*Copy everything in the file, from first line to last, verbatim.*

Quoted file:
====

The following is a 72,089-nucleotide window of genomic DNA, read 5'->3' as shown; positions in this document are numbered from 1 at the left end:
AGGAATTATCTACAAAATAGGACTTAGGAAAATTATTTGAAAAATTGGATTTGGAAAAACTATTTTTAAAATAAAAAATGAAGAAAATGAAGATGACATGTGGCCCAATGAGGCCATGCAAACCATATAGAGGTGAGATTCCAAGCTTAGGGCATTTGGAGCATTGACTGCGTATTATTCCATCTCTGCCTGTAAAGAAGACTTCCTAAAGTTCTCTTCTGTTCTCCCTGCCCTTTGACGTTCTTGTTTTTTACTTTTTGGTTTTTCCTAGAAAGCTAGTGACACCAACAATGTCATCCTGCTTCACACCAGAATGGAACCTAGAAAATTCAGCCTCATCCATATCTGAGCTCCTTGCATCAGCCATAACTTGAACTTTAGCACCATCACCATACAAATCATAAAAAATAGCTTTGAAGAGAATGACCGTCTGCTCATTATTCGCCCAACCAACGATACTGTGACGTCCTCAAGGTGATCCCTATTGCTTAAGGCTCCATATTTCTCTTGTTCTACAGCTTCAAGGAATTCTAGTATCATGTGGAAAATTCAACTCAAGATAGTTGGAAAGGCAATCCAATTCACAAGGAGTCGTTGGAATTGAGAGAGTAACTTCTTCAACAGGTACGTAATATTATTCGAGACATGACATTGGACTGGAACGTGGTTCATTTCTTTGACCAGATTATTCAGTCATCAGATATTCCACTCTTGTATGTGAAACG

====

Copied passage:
The following is a 72,089-nucleotide window of genomic DNA, read 5'->3' as shown; positions in this document are numbered from 1 at the left end:
AGGAATTATCTACAAAATAGGACTTAGGAAAATTATTTGAAAAATTGGATTTGGAAAAACTATTTTTAAAATAAAAAATGAAGAAAATGAAGATGACATGTGGCCCAATGAGGCCATGCAAACCATATAGAGGTGAGATTCCAAGCTTAGGGCATTTGGAGCATTGACTGCGTATTATTCCATCTCTGCCTGTAAAGAAGACTTCCTAAAGTTCTCTTCTGTTCTCCCTGCCCTTTGACGTTCTTGTTTTTTACTTTTTGGTTTTTCCTAGAAAGCTAGTGACACCAACAATGTCATCCTGCTTCACACCAGAATGGAACCTAGAAAATTCAGCCTCATCCATATCTGAGCTCCTTGCATCAGCCATAACTTGAACTTTAGCACCATCACCATACAAATCATAAAAAATAGCTTTGAAGAGAATGACCGTCTGCTCATTATTCGCCCAACCAACGATACTGTGACGTCCTCAAGGTGATCCCTATTGCTTAAGGCTCCATATTTCTCTTGTTCTACAGCTTCAAGGAATTCTAGTATCATGTGGAAAATTCAACTCAAGATAGTTGGAAAGGCAATCCAATTCACAAGGAGTCGTTGGAATTGAGAGAGTAACTTCTTCAACAGGTACGTAATATTATTCGAGACATGACATTGGACTGGAACGTGGTTCATTTCTTTGACCAGATTATTCAGTCATCAGATATTCCACTCTTGTATGTGAAACG